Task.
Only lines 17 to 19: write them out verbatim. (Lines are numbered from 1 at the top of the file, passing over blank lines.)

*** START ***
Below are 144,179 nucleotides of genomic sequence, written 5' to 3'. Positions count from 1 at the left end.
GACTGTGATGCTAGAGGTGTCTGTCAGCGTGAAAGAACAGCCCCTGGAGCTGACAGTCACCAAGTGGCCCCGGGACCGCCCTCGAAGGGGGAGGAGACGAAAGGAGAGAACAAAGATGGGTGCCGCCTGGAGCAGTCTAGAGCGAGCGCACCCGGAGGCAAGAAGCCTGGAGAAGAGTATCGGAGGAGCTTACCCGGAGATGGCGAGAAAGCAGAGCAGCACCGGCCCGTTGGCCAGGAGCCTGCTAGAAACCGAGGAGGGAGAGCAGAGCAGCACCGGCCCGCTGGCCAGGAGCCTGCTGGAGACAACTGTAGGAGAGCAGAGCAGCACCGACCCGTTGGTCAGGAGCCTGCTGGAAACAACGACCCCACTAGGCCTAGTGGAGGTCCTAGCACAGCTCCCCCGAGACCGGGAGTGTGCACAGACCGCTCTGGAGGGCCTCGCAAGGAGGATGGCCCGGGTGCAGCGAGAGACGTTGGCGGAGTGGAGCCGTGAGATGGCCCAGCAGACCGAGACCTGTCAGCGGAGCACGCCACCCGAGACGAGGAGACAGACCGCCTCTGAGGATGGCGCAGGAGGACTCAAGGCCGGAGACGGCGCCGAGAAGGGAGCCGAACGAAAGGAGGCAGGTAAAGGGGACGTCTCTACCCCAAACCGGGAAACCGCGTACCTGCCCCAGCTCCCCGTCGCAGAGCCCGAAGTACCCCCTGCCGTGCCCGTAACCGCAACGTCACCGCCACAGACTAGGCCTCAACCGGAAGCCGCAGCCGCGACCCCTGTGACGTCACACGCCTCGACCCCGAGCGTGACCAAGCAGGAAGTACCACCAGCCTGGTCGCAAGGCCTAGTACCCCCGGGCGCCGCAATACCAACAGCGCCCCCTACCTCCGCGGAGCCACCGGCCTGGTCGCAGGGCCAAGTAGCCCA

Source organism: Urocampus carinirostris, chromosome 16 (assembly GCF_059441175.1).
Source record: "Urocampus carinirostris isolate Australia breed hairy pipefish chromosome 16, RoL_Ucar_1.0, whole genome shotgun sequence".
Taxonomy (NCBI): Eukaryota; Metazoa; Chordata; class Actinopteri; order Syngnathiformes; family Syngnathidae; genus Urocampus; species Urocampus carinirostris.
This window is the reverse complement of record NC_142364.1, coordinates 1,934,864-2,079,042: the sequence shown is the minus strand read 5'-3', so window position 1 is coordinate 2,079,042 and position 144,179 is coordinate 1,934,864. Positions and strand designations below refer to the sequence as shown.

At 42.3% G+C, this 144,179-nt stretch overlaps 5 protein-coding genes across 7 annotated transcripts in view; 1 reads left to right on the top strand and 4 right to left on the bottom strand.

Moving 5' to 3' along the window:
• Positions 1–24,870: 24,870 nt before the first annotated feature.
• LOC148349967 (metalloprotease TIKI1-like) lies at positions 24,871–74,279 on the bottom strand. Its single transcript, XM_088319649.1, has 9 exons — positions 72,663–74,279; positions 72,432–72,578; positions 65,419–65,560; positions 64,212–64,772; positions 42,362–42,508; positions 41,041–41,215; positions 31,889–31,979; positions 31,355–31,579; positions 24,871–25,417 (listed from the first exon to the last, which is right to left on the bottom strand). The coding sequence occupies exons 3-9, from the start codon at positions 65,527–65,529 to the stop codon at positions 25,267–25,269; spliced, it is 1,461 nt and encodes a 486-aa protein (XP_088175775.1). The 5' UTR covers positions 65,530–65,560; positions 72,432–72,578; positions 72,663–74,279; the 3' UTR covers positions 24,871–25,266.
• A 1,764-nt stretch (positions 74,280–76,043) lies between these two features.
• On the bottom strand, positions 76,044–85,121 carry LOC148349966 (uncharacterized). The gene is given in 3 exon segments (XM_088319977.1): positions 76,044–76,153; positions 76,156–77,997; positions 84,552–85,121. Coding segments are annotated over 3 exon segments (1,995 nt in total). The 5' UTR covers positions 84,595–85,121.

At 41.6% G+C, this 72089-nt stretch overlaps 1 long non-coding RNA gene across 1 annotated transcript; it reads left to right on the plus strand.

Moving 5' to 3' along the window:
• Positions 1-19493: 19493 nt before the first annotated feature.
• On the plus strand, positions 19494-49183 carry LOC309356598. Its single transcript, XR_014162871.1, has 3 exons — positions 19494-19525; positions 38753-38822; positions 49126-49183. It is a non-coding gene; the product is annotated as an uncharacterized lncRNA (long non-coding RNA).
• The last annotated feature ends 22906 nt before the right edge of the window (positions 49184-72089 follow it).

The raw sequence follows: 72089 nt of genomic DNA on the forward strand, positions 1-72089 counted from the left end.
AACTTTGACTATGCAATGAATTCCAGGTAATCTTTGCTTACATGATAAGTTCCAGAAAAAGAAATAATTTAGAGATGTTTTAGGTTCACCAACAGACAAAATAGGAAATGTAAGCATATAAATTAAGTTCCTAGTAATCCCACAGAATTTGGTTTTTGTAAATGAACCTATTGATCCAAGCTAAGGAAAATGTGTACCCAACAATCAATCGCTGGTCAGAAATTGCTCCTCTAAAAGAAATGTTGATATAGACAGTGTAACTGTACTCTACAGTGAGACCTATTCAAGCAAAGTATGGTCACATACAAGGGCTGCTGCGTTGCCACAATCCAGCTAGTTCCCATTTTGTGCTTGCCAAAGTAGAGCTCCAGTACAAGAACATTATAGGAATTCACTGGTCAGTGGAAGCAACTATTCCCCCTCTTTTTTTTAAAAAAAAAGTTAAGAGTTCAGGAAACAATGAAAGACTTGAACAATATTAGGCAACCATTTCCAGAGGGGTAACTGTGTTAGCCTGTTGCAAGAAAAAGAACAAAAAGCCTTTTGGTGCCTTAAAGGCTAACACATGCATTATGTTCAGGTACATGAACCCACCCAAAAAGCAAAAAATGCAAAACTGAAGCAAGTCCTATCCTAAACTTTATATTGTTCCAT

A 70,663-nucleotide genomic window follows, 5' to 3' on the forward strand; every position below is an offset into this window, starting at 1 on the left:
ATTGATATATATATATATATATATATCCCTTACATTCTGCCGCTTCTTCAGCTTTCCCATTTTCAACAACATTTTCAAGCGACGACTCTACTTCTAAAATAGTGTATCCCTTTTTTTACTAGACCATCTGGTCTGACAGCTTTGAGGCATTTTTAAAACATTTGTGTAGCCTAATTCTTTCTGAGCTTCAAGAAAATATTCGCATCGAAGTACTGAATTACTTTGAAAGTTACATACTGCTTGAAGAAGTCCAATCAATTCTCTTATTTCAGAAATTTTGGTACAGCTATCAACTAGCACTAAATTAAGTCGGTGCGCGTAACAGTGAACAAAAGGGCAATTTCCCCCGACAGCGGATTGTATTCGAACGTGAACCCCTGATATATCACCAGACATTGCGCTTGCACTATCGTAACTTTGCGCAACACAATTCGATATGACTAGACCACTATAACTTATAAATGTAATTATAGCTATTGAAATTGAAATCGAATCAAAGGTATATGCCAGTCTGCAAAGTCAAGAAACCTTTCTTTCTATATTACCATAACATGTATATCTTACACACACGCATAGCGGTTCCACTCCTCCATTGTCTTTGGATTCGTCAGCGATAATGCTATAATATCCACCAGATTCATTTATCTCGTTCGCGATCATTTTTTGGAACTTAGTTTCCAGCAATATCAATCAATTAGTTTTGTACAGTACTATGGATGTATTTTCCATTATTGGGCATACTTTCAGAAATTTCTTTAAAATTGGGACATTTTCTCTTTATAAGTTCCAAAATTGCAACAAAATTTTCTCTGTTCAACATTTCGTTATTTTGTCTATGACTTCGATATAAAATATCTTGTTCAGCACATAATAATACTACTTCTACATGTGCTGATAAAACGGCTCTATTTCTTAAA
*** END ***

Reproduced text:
• The last annotated feature ends 22906 nt before the right edge of the window (positions 49184-72089 follow it).

The raw sequence follows: 72089 nt of genomic DNA on the forward strand, positions 1-72089 counted from the left end.
AACTTTGACTATGCAATGAATTCCAGGTAATCTTTGCTTACATGATAAGTTCCAGAAAAAGAAATAATTTAGAGATGTTTTAGGTTCACCAACAGACAAAATAGGAAATGTAAGCATATAAATTAAGTTCCTAGTAATCCCACAGAATTTGGTTTTTGTAAATGAACCTATTGATCCAAGCTAAGGAAAATGTGTACCCAACAATCAATCGCTGGTCAGAAATTGCTCCTCTAAAAGAAATGTTGATATAGACAGTGTAACTGTACTCTACAGTGAGACCTATTCAAGCAAAGTATGGTCACATACAAGGGCTGCTGCGTTGCCACAATCCAGCTAGTTCCCATTTTGTGCTTGCCAAAGTAGAGCTCCAGTACAAGAACATTATAGGAATTCACTGGTCAGTGGAAGCAACTATTCCCCCTCTTTTTTTTAAAAAAAAAGTTAAGAGTTCAGGAAACAATGAAAGACTTGAACAATATTAGGCAACCATTTCCAGAGGGGTAACTGTGTTAGCCTGTTGCAAGAAAAAGAACAAAAAGCCTTTTGGTGCCTTAAAGGCTAACACATGCATTATGTTCAGGTACATGAACCCACCCAAAAAGCAAAAAATGCAAAACTGAAGCAAGTCCTATCCTAAACTTTATATTGTTCCAT